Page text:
The beauty of a solar-powered light fixture is that it is not only independent from electrical sources (and therefore as energy efficient as you can get), but also wireless. Of course, these fixtures are completely dependent upon the duration and intensity of the sunlight they get, but technology has increased their efficiency—and their efficacy. 
One new solar technology that stands out from the crowd is the LevNet RF self-powered line of products from Leviton. Simply replace a traditional wall switch with a LevNet RF receiver wall switch; then you can place a LevNet RF transmitter (additional wall switch, occupancy sensor, three-way switch and more) anywhere you’d like, no wires required. Want a wall switch by your bedside lamp? Or an occupancy sensor next to every entry point in your living area? This system’s got you covered, with no additional wiring needed. Each transmitter is solar powered (using zero electricity), and each receiver uses the same wiring as your existing wall switch, while only using less than half a watt of electricity in standby mode.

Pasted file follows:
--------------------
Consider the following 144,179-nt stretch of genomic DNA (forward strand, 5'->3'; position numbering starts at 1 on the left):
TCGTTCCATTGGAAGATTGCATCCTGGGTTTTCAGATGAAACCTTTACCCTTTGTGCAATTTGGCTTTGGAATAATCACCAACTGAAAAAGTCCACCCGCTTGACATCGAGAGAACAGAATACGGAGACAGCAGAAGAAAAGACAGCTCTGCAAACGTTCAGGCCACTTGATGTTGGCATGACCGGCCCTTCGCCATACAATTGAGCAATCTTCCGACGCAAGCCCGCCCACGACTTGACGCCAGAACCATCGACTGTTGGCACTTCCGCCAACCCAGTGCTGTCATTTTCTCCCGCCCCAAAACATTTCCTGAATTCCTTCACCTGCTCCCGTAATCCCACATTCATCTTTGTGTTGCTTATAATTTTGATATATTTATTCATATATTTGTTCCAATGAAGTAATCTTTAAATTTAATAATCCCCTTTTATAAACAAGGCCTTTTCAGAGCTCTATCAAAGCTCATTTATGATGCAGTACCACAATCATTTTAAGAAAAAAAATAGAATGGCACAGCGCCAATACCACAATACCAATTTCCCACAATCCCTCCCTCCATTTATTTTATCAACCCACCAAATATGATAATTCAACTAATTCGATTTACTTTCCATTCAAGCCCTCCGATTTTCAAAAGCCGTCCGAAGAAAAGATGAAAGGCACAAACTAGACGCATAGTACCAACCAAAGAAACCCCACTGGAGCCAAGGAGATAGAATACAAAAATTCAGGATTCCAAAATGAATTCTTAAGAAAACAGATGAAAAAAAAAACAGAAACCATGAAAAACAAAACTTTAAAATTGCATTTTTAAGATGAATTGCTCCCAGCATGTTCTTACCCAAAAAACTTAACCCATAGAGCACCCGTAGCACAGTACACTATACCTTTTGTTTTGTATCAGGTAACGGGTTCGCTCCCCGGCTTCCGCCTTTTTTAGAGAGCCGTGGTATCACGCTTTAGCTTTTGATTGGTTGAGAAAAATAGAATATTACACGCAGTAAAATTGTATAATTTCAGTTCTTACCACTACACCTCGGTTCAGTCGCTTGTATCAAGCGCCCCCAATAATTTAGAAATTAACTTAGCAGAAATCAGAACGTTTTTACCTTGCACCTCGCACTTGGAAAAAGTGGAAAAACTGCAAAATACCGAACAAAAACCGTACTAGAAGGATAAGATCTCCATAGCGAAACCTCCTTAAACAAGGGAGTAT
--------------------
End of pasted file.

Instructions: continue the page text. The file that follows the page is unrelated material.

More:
“Traditionally, adding new locations for light switch control, room configurations or energy savings was costly and destructive due to the need to pull new wire through walls and ceilings,” Leonard says. “Levnet RF offers customers a reliable, cost-effective, do-it-yourself wireless solution for basic lighting control, three-way or multi-location switching, dimming, occupancy sensing and receptacle control for additional energy savings.”
Light therapy
It’s widely accepted that lighting can go a long way in setting the mood of a room. But did you know that the color of light can also affect your brain? “Light transforms the way you feel,” Smith says. “Think about your mood on a drab, cloudy morning compared to a sun-kissed day, or a bright afternoon sun that softens into an evening dusk. Your home is a place where you experience comfort, romance and peace of mind. These feelings can be controlled through the lighting in your home.”